Here’s a story updating the Arkansas flood tragedy. It appears the search for survivors or victims is over. This is from The Associated Press:
LITTLE ROCK, Ark. (AP) — Authorities on Wednesday officially called off the search for victims of the flash flooding that killed 20 people at a western Arkansas campground last week, shifting their focus to assessing damage and cleaning up debris from the disaster.
Gov. Mike Beebe announced that state agencies had ended their role in recovering victims from Friday’s flash flooding at the Albert Pike Recreation Area in Montgomery County. Police on Tuesday identified the final known victim from the flood.
“While the Forest Service will have sole jurisdiction from here forward, Arkansas stands ready to help if any additional assistance is requested,” Beebe said in a statement released by his office.
State police had already scaled back their search efforts on Tuesday, and a spokesman said the state police mobile command center would leave Thursday morning.
“At this time, there has been no other individual noted who may be unaccounted for,” State Police spokesman Bill Sadler said Wednesday.
The U.S. Forest Service said it had shifted its attention to assessing damage from the floods and cleaning up debris. A spokeswoman for the agency said she did not know when the campground would reopen.
“It will likely take a week or so for the initial assessments just to give us a better idea of what kind of damages were caused by the floods,” said Tracy Farley, of the service’s Ouachita National Forest division.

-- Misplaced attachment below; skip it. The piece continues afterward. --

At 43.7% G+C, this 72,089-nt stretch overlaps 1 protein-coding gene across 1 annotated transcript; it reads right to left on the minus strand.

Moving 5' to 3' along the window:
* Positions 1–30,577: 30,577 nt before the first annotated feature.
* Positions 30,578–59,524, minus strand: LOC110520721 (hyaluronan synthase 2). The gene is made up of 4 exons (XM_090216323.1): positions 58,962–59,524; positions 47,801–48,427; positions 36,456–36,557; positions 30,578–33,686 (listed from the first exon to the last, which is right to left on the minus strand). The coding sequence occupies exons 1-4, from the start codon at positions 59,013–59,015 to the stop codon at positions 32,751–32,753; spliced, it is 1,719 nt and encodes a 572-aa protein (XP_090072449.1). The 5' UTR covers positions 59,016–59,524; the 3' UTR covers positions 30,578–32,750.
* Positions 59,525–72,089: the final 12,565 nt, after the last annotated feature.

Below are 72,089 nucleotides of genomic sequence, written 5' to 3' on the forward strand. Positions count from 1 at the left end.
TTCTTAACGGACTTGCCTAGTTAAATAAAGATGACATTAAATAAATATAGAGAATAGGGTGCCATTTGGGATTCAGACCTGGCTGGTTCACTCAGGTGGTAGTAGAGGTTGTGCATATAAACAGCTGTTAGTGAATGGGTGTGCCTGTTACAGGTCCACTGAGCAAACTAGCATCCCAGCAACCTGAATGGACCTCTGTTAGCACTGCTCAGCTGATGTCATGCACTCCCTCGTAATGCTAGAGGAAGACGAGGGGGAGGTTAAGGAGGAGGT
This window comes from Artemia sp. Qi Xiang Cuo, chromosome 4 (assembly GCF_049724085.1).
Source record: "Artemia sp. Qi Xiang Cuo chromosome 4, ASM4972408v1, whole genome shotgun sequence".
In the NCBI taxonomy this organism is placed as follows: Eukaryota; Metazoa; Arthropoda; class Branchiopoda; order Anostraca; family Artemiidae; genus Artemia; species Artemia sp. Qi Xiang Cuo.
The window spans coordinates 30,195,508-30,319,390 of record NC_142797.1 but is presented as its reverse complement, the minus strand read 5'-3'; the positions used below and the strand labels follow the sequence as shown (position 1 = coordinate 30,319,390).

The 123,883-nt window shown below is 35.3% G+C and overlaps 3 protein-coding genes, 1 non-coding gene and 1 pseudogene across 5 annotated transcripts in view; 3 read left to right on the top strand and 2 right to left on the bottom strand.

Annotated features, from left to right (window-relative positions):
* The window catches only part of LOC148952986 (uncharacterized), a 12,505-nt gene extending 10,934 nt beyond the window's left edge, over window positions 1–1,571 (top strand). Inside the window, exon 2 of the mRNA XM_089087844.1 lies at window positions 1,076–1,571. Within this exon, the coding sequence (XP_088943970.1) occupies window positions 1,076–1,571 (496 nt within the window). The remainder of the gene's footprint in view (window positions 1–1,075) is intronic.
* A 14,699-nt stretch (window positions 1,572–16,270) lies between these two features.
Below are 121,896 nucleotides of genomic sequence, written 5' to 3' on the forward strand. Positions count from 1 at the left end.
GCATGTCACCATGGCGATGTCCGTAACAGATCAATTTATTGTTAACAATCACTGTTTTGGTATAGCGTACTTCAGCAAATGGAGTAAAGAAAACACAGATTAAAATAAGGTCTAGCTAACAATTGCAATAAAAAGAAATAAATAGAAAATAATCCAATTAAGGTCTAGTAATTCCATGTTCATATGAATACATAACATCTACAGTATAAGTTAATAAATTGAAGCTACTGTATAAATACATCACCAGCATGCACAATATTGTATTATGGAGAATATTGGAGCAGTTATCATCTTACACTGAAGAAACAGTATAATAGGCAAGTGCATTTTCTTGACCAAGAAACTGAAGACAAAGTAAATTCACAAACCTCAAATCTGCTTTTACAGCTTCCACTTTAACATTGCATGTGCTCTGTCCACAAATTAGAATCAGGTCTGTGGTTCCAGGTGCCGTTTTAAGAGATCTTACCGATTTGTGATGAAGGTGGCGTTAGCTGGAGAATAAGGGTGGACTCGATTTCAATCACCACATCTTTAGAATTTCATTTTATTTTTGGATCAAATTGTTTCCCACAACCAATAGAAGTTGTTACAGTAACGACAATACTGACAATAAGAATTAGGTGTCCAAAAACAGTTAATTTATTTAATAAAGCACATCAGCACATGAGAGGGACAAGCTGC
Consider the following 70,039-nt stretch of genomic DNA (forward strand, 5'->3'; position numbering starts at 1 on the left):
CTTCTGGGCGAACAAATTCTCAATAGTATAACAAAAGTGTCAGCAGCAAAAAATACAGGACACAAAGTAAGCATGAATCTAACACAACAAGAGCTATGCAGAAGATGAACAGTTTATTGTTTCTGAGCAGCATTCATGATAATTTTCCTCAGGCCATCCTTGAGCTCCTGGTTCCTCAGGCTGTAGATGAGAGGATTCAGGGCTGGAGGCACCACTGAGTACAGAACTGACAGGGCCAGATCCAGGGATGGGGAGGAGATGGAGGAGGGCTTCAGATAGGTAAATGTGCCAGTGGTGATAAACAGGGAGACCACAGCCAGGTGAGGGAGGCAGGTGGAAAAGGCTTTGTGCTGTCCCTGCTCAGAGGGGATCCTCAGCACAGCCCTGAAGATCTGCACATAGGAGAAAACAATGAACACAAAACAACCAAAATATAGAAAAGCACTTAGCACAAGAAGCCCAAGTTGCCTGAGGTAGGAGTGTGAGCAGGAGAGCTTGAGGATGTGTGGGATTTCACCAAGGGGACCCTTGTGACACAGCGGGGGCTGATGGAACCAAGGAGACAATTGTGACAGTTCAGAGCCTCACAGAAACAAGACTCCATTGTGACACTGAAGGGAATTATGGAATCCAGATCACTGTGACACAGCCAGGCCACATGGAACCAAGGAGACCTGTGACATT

Beebe’s office also said the governor has been in touch with Forest Service officials about potential federal assistance for the victims’ families and for those who assisted with the search efforts.
Lawmakers continued to focus attention on what steps could be taken to better notify campers in remote campsites of impending emergencies.
Sen. Mark Pryor said he planned to meet with Forest Service officials to discuss ways to improve communications. The agency is reviewing how to improve communication after Friday’s flash flooding.
Weather forecasters warned of the flooding four times over the course of an hour. But the campsite did not have a ranger on duty, cell phone service was spotty and weather radio signals did not reach there.
Pryor said the solution may be as simple as warning bells set up at the camp, or an informational campaign.
“My preference would be something simple and low-tech,” Pryor said. “I’ve heard a lot of different ideas over the last few days, but the bottom line is those folks were asleep when this happened and even if they had gotten a radio signal down there … I’m not sure that a lot of them would have heard it.”
Campers would have been told about a flash flood watch posted at midday Thursday, but the flood arrived after 2 a.m. Friday when many were asleep. At times, the Little Missouri River rose eight feet per hour.
Something that could be fun and relaxing at the Chickasaw National Recreation Area this weekend. The following is a release from the park. Have a read, andif this is something you’d like to do, head down to Sulphur and and enjoy the festivities!